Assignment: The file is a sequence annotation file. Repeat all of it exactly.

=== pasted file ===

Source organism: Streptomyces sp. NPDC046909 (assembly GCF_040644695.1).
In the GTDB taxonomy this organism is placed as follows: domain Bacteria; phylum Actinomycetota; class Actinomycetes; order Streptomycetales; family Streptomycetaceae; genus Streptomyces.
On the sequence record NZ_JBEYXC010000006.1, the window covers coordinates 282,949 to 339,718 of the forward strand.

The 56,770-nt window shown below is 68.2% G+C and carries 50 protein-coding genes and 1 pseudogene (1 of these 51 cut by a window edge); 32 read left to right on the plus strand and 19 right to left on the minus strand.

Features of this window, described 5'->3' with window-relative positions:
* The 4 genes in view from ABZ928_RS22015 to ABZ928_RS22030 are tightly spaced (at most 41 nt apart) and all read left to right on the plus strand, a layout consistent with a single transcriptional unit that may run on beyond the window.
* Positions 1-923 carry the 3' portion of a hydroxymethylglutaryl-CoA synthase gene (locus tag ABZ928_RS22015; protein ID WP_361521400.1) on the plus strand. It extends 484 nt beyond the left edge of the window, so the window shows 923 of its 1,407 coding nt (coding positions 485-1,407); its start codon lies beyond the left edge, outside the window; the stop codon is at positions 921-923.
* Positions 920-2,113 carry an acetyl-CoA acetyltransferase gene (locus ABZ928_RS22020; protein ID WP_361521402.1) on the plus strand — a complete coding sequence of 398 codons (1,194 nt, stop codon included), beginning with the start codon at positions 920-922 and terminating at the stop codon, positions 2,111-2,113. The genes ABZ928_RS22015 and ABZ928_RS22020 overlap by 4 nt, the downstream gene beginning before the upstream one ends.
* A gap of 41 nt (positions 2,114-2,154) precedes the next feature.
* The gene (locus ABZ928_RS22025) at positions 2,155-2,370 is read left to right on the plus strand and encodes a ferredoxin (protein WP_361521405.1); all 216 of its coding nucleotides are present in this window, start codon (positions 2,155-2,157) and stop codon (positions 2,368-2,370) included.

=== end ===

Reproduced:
Source organism: Streptomyces sp. NPDC046909 (assembly GCF_040644695.1).
In the GTDB taxonomy this organism is placed as follows: domain Bacteria; phylum Actinomycetota; class Actinomycetes; order Streptomycetales; family Streptomycetaceae; genus Streptomyces.
On the sequence record NZ_JBEYXC010000006.1, the window covers coordinates 282,949 to 339,718 of the forward strand.

The 56,770-nt window shown below is 68.2% G+C and carries 50 protein-coding genes and 1 pseudogene (1 of these 51 cut by a window edge); 32 read left to right on the plus strand and 19 right to left on the minus strand.

Features of this window, described 5'->3' with window-relative positions:
* The 4 genes in view from ABZ928_RS22015 to ABZ928_RS22030 are tightly spaced (at most 41 nt apart) and all read left to right on the plus strand, a layout consistent with a single transcriptional unit that may run on beyond the window.
* Positions 1-923 carry the 3' portion of a hydroxymethylglutaryl-CoA synthase gene (locus tag ABZ928_RS22015; protein ID WP_361521400.1) on the plus strand. It extends 484 nt beyond the left edge of the window, so the window shows 923 of its 1,407 coding nt (coding positions 485-1,407); its start codon lies beyond the left edge, outside the window; the stop codon is at positions 921-923.
* Positions 920-2,113 carry an acetyl-CoA acetyltransferase gene (locus ABZ928_RS22020; protein ID WP_361521402.1) on the plus strand — a complete coding sequence of 398 codons (1,194 nt, stop codon included), beginning with the start codon at positions 920-922 and terminating at the stop codon, positions 2,111-2,113. The genes ABZ928_RS22015 and ABZ928_RS22020 overlap by 4 nt, the downstream gene beginning before the upstream one ends.
* A gap of 41 nt (positions 2,114-2,154) precedes the next feature.
* The gene (locus ABZ928_RS22025) at positions 2,155-2,370 is read left to right on the plus strand and encodes a ferredoxin (protein WP_361521405.1); all 216 of its coding nucleotides are present in this window, start codon (positions 2,155-2,157) and stop codon (positions 2,368-2,370) included.